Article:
Becoming an Attorney Part 1

There is no better job than to be able to help people for a living. However, becoming an attorney is a long and arduous road. There are many who fail along this difficult path. Some don’t make it through undergrad. Some make it through undergrad, law school, and are never able to pass the bar. Because of how expensive law school costs, you need to be certain you want to be an attorney before starting this great expedition. 

To apply for law school you must first take the Law School Admissions Test or LSAT. According to lsac.org, the LSAT “is an integral part of law school admission in the United States, Canada, and a growing number of other countries. The test is designed specifically to assess key skills needed for success in law school, including reading comprehension, analytical reasoning, and logical reasoning. The LSAT is the only test accepted for admission purposes by all ABA-accredited law schools and Canadian common-law law schools. 

Some law schools will accept tests other than the LSAT for admission. However, students who want to maximize their chances for admission are advised to take the LSAT. It is the only test accepted by all ABA-accredited law schools, and it is the only test that helps the test taker to determine if law school is right for them.” (lsac.org) 

Once you have completed the LSAT and you have a sufficient score to get into a law school, you must do your research. “Earning a JD degree from an ABA-approved law school is the most straightforward path to becoming a lawyer in the United States. Search for schools by location, keyword, and UGPA/LSAT combination to find the best law school for you.  We also provide links to each school’s most up-to-date information on admission requirements, tuition, special programs, physical facilities, and more.”(lsac.org)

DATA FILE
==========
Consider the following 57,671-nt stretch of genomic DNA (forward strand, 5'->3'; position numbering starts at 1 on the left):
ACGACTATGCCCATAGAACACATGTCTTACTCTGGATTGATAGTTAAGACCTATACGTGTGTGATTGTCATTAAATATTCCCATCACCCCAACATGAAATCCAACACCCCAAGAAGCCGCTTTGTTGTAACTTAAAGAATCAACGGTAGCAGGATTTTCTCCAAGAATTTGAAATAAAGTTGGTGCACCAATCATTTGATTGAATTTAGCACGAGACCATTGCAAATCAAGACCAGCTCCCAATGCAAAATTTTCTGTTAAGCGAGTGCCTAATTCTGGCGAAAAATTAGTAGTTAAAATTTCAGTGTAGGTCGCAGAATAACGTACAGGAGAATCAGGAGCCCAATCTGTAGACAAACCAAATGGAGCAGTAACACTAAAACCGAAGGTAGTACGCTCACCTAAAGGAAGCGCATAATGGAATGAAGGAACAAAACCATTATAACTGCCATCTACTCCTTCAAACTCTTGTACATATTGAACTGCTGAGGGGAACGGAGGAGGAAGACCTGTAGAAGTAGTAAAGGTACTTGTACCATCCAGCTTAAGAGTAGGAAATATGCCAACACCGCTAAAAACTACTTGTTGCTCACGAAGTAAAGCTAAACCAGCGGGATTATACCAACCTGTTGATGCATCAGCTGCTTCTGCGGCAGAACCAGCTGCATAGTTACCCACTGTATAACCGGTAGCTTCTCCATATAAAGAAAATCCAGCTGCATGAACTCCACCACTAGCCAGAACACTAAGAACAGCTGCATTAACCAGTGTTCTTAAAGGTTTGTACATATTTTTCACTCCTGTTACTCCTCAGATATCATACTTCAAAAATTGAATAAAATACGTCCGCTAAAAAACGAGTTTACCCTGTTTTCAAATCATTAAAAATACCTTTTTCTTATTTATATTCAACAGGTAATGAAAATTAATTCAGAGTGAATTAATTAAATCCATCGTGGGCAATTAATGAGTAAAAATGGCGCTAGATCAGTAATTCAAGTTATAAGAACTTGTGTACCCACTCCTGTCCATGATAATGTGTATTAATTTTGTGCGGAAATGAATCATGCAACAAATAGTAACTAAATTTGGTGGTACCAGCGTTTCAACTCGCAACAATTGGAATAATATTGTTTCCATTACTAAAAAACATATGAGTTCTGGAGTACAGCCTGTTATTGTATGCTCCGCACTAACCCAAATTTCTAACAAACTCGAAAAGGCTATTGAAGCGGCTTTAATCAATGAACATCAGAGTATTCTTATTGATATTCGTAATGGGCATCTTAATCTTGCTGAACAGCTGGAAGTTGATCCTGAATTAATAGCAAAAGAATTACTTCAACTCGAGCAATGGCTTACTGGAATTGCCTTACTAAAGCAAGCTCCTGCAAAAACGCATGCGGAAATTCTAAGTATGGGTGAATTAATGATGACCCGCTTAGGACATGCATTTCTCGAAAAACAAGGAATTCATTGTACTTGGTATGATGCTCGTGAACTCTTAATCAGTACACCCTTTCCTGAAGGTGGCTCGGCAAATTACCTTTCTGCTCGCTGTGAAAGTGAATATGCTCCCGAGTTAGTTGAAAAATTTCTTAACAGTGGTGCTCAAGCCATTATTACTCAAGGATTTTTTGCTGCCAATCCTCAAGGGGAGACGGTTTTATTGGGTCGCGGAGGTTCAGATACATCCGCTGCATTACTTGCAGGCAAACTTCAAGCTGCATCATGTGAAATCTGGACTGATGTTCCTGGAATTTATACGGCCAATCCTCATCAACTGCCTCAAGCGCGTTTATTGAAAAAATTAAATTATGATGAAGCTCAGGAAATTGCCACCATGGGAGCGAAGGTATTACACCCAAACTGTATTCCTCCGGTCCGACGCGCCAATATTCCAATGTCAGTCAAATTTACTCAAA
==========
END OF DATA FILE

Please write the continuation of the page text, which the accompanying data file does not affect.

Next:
Once accepted, you officially start your passage through the long winding road of law school.  “The first year of classes is the same at all law schools. Every school offers a core curriculum of civil procedure, criminal law, contracts, legal research and writing, legal methods, torts, constitutional law, and property. You’ll branch out into different types of law after the first year. Don’t assume a school has a program to suit your particular interests; individual school websites can tell you more about that. Many beginning students don’t have a specific direction in mind, so just make sure the school offers a wide range of electives or the type of electives that interest you.”(lsac.org) 

Some will tell you that the first year is the roughest. Many people will either drop out or be dismissed from the law school due to poor grades. Law school is not for the faint of heart. In our next chapter will we divulge into different types of law schools and what classes are like for freshman law students.  

 

 

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